I guess a turn-based RPG also gets away with using software multiplication/division since nothing else needs to be done while the CPU is calculating damage and such. If your game uses a real-time mini-game with moving objects and such, that particular mode should probably be treated as an action game though. But since it's still turn-based I guess you wanted it to play a mini-game, keep a "score" for the player's performance and then use that score in the damage calculation after the mini-game is over. So since each mode is separate it doesn't really make much of a difference performance wise.

Unless you are going to use passwords for saving, you can expect the extra 8 kB cartridge RAM with battery. It can be used partly for saving the game and partly as extra work RAM.


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PostPosted: Sat May 04, 2019 7:47 am 
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If you want perfectly authentic graphics you can start by seeing what you can do with a program like NES Screen Tool or yy-chr. That will teach you a lot about the CHR table and how backgrounds work.

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PostPosted: Sat May 04, 2019 10:13 am 
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tokumaru wrote:
The other big limitation of the NES is memory. It has only 2KB of RAM, which has to be used for anything that's dynamic (static content can be streamed directly from ROM in most cases). Games that must keep a lot of state for long periods can be difficult or even impossible to code. The size of destructible levels (or the amount of destructible content in levels) is greatly affected by the amount of RAM, for example. Extra RAM can be added to the cartridge (8KB is the standard, for a total of 10KB, but some mappers can handle more), but that adds to the cost and complexity of the hardware.


The NES hardware design made it practical for cartridge makers to include up to 8K of RAM in addition to the memory included within the system, and it was not particularly unusual for cartridges to exploit this. Some cartridges included a battery so that the extra RAM would retain its contents when the system was powered off, and some included more than 8K of RAM, but these would have added to the manufacturing cost (if I recall, each additional 8K would have cost something on the order of $3 or so, with the cost dropping significantly throughout the life cycle of the NES). It's probably not good for a game to require extra RAM simply because the programmer was lazy, but it would be better for an RPG to include 8K of battery-backed RAM and use it to hold the state of the gamer's world, than for it to require that players "save their game" by writing down annoyingly long passwords and then have to re-enter them to resume their journey.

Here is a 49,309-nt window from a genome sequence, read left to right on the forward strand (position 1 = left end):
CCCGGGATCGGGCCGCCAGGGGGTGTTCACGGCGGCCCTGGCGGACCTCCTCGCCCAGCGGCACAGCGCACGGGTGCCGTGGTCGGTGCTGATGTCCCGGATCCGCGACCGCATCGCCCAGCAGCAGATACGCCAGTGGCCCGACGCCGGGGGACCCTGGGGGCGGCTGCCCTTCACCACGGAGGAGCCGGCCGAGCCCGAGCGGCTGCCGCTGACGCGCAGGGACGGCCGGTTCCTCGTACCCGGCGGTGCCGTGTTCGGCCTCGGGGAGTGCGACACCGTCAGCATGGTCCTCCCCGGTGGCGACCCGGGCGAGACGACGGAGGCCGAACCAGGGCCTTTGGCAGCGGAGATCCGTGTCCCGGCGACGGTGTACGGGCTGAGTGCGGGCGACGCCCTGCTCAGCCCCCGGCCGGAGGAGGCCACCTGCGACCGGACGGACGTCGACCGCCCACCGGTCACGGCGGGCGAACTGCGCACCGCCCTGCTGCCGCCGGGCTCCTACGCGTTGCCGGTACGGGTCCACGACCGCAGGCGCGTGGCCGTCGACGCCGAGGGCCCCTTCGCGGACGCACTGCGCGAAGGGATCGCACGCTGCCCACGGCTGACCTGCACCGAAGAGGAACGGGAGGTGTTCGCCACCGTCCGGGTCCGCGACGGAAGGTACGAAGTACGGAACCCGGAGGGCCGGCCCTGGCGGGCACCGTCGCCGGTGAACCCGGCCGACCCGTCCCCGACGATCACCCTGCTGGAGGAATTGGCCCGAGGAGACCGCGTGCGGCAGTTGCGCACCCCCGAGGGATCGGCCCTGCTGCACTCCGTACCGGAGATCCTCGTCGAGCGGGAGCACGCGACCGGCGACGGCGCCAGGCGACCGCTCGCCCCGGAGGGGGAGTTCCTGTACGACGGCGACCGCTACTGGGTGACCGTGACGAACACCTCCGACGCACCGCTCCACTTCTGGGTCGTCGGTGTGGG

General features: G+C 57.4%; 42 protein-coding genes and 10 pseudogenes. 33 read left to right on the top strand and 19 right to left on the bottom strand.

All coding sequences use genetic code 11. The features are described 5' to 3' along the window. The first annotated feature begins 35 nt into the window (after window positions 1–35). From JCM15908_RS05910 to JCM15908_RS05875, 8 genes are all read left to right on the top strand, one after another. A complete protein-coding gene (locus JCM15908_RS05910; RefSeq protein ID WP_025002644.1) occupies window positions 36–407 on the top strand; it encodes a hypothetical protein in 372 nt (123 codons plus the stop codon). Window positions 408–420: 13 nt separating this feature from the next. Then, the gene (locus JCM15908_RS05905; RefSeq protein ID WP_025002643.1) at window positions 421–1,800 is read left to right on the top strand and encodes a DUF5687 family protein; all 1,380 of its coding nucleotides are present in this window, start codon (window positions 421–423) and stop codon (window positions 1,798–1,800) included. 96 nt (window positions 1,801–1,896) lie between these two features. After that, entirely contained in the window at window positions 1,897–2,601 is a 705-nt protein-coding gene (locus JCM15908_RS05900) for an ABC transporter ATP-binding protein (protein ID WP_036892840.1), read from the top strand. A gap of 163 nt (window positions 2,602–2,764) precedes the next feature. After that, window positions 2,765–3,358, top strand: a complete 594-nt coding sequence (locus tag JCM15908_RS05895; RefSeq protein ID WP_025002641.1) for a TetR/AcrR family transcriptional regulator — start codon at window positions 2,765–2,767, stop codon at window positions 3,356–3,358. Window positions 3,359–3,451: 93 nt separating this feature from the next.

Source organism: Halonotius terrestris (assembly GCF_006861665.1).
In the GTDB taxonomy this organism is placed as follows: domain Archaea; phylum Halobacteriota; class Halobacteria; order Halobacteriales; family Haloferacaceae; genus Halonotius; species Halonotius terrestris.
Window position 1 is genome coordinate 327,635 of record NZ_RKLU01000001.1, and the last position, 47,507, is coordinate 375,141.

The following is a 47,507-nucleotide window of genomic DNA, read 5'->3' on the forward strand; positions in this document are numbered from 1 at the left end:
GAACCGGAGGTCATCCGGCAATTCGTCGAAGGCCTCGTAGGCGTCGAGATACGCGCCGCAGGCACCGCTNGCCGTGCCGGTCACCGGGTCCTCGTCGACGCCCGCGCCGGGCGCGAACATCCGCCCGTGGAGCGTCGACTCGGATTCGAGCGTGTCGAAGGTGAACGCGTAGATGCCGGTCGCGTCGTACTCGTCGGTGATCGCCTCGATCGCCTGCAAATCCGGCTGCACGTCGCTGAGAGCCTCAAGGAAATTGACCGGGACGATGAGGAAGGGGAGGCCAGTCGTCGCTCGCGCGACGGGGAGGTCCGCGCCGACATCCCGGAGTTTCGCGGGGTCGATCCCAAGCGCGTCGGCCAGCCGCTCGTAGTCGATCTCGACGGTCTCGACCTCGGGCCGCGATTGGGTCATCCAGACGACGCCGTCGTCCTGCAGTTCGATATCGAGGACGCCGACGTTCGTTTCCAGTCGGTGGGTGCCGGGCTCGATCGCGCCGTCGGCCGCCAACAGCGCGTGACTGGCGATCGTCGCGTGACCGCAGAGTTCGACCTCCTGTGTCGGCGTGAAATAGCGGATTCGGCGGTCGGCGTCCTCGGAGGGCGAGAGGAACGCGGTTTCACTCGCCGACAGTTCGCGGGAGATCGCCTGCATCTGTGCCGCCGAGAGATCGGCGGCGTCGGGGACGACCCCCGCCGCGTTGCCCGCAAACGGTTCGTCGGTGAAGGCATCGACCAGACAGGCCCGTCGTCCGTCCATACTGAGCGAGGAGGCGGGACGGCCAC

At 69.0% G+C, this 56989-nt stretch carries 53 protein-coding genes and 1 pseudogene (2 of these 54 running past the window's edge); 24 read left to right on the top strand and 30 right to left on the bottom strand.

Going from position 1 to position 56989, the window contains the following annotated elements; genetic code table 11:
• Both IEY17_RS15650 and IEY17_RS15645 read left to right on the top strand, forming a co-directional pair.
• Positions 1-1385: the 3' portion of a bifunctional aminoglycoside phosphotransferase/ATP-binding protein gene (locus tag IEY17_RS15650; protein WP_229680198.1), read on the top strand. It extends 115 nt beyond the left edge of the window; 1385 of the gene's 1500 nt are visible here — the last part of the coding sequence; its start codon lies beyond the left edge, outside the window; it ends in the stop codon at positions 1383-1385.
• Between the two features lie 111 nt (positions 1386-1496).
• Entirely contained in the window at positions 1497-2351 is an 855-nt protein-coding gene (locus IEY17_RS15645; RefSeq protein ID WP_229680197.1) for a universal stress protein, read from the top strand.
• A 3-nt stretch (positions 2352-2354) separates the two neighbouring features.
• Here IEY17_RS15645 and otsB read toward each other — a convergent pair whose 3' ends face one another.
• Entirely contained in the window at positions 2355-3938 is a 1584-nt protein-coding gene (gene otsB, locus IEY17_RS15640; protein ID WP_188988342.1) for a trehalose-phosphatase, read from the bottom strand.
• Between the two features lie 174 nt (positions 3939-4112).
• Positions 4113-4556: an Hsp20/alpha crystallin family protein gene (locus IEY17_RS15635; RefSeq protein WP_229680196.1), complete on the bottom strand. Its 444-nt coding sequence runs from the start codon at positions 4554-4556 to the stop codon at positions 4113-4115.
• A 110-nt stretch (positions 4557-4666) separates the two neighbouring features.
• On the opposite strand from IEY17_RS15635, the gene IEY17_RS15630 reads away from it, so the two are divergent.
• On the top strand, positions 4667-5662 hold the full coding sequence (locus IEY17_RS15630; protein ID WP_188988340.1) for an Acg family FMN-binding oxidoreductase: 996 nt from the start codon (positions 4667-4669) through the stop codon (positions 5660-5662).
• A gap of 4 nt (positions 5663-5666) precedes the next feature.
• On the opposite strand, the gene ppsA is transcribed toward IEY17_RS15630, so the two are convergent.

While there might have been some smaller and cheaper memory chips that could be battery backed, I think the market was favoring the 8Kx8 size. Static memory could be made using NMOS or CMOS technology, and in previous years NMOS technology had been cheaper but consumed much more power (and would be unsuitable for battery-back-up applications). As time went on, however, the cost advantages of NMOS chips evaporated. When the NES was produced, 2Kx8 NMOS RAM chips were obsolescent but plentiful (which is why the NES used them) but I don't think 2Kx8 CMOS RAMs were ever a commodity item.

I thus think a developer who wants to be "period-correct" could quite appropriately design a game to use a battery-backed 8K RAM.


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PostPosted: Sun May 05, 2019 4:26 am 
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Ah! To answer the specific minigame part, the cross hair idea would be 100% fine.